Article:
It was most strenuous exercise to keep up with the bird, and I was panting for air by the time we cut through the bramble and into a small clearing.  The cries of all manner of birds went up around me, whether warning me or announcing my presence, I was not sure.

And there, laying in an unladlylike fashion and surrounded by ravens, was a young woman.  She wore filthy clothes, carried a tattered parasol as she did in all the stories.  She even wore a pair of tinted lens goggles upon her head as all people must in the City to protect their eyes against the harsh slanted light of the middle day sun.  I thought it unusual that a supernatural entity would have to make such base and physical allowances, but no matter.  There she was before me, smiling in a way that could only be described as mischieviously.

I quickly took a capture, which is attached to this missive above.  She seemed to wait patiently for me to finish, then turned to look at the birds gathered around her, perhaps issuing some order.  Then she nodded, and opened her mouth as if to speak.

Her words did not issue forth from her body, I am certain of this.  Her birds came from the ravens gathered around.  A syllable here, a word there, from different birds, but acting in unison, they formed all the sounds necessary for speech.  It was unsettling, most unsettling.  The supernatural is not my realm of study, and it has always left me most uncomfortable and this was no exception!

“You are the one they call Roundbottom,” the Queens said through the birds, not posing it as a question but making a statement.   I nodded, carefully folding my photonic capturer away.

“You will make the boggarts cease in their aggressions,” she said.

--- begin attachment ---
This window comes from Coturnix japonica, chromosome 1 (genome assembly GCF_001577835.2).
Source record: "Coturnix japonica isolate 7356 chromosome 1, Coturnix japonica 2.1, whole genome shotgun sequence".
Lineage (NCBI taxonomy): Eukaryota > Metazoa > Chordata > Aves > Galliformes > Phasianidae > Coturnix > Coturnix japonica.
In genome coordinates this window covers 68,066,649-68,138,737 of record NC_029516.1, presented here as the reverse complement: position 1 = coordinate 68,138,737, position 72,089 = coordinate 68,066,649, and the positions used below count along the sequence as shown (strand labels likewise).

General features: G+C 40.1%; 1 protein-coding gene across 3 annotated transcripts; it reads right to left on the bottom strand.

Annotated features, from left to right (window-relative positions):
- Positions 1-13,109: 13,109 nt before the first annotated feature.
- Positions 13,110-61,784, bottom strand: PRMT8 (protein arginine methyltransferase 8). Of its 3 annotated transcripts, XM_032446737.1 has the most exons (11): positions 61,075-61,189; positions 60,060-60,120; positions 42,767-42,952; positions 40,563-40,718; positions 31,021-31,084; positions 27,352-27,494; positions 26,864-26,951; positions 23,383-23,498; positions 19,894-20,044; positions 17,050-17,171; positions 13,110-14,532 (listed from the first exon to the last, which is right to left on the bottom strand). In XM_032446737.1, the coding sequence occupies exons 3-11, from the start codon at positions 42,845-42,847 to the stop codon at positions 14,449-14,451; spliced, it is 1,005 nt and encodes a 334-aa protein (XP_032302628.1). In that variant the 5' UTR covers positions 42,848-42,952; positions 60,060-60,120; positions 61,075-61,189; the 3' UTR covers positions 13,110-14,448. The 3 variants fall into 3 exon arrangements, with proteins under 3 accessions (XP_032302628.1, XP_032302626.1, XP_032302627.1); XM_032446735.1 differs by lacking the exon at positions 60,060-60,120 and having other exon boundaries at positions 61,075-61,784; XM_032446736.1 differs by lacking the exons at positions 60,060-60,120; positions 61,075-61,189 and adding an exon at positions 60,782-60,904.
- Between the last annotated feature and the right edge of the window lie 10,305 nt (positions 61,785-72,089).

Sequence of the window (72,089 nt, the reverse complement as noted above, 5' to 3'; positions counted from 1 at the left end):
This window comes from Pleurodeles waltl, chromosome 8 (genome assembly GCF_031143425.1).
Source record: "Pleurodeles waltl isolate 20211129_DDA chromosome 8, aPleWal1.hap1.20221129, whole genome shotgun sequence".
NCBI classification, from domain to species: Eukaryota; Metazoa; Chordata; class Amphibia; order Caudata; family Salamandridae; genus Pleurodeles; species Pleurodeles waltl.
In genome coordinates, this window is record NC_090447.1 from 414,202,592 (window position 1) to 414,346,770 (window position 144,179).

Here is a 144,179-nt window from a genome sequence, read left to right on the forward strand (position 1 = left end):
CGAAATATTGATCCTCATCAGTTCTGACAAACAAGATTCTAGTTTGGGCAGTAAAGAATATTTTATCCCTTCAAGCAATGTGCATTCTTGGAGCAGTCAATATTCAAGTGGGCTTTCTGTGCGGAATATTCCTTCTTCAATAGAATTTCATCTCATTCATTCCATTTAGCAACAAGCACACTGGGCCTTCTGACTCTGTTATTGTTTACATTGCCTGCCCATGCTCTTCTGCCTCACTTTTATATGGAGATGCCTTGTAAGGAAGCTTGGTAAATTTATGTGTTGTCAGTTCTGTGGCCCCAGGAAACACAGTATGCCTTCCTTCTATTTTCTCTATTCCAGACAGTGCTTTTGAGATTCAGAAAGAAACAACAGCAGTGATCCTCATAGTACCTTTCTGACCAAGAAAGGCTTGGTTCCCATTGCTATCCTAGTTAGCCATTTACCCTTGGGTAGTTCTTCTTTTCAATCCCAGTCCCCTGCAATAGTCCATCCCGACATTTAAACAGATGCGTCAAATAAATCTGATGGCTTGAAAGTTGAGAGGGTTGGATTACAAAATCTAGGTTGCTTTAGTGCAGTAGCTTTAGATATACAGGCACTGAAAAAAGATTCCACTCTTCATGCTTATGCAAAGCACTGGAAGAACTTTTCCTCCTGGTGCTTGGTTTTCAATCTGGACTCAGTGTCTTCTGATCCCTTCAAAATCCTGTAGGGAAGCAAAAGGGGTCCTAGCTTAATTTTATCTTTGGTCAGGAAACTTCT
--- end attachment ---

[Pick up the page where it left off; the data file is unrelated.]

“I would like nothing more than to do so,” I said.  “Honestly, Your Majesty, I would love nothing more than to prevent their rampages.  But they believe their honor has been slighted, and I cannot find a way to restore it.  I am too ignorant of the issues at play in the matter.”

The queen cocked her head, as if listening to the whispered caws of a raven that fluttered from the trees and perched on her shoulder.  She smiled.

“They are angry because We took away the totem,” the Queen said.

“May I ask why you took their totem?”

“We took away the totem, but it was not theirs.  They had taken it from the birds many years ago as spoils in one of their many battles.  We have searched for many nesting seasons for the totem,” she said.

“Ah,” I said.  “So you were simply taking back your… property from thieves?”

The birds screamed together in one voice.  My pulse raced with the thought that I had angered them, but it seemed that they were only agreeing with me.

“What do you want me to do about this?” I asked.  “I will admit to being too trusting, yes, but I don’t see that I should get involved in this property dispute.  I’m a scientist, not a barrister.”

“If you do not take action, the things you love will suffer,” the Queen said through the birds.  “We know you, Roundbottom.  We have watched you often.”

Of all the things she said to me, I found that statement to be by far the most unsettling.  Even now, remembering those words causes the hairs upon my nape to stand up.

“I don’t understand what you expect me to do, Your Majesty,” I said after a moment of thinking.  Try as I might, I could not see what she was driving towards.

“Stop them, or We will fight,” the Queen said. The birdsong around us became a cacophony then.  “If we fight, no one wins.”  And then the birds mobbed me, one after another, as if a curtain of feathers had descended upon me.  I swatted instinctively and brought my arms up to protect my face.  When the birds were gone, so too was the Queen.

So this is where I sit now, pondering the Queen’s ultimatum.  She will not give back this totem, which she claims is her property.  But the boggarts will not stop their terrorizing until they have recovered it.  Once again, I find myself standing between two forces more powerful than I, and I must somehow find a solution.

I am tired, dear reader.  Speaking with royalty has always left my mind exhausted.  The effort of it… Tomorrow I will ponder more on this matter.  If you can offer counsel on how I might resolve this conflict, I and the denizens of the Park will be in your debt.

Sincerely, Julius T. Roundbottom